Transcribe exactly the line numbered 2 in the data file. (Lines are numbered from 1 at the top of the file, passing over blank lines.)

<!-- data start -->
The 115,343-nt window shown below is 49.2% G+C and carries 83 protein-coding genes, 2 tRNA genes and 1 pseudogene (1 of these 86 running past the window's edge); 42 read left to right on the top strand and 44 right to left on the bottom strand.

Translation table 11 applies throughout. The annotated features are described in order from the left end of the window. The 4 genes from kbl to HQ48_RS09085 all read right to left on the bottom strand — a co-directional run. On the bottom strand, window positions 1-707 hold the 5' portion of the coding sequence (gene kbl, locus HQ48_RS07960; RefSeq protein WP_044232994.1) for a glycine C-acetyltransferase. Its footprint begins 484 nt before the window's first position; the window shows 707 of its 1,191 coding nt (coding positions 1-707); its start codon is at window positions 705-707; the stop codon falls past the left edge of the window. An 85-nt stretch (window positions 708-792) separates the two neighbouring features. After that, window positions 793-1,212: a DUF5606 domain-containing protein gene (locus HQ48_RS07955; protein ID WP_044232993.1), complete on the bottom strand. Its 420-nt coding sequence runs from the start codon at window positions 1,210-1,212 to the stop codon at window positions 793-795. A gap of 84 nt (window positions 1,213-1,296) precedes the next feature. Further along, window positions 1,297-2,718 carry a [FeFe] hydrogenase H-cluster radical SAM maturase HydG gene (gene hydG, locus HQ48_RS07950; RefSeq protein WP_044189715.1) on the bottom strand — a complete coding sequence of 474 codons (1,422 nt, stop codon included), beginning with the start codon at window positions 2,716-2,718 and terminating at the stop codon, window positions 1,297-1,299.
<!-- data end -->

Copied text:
Translation table 11 applies throughout. The annotated features are described in order from the left end of the window. The 4 genes from kbl to HQ48_RS09085 all read right to left on the bottom strand — a co-directional run. On the bottom strand, window positions 1-707 hold the 5' portion of the coding sequence (gene kbl, locus HQ48_RS07960; RefSeq protein WP_044232994.1) for a glycine C-acetyltransferase. Its footprint begins 484 nt before the window's first position; the window shows 707 of its 1,191 coding nt (coding positions 1-707); its start codon is at window positions 705-707; the stop codon falls past the left edge of the window. An 85-nt stretch (window positions 708-792) separates the two neighbouring features. After that, window positions 793-1,212: a DUF5606 domain-containing protein gene (locus HQ48_RS07955; protein ID WP_044232993.1), complete on the bottom strand. Its 420-nt coding sequence runs from the start codon at window positions 1,210-1,212 to the stop codon at window positions 793-795. A gap of 84 nt (window positions 1,213-1,296) precedes the next feature. Further along, window positions 1,297-2,718 carry a [FeFe] hydrogenase H-cluster radical SAM maturase HydG gene (gene hydG, locus HQ48_RS07950; RefSeq protein WP_044189715.1) on the bottom strand — a complete coding sequence of 474 codons (1,422 nt, stop codon included), beginning with the start codon at window positions 2,716-2,718 and terminating at the stop codon, window positions 1,297-1,299.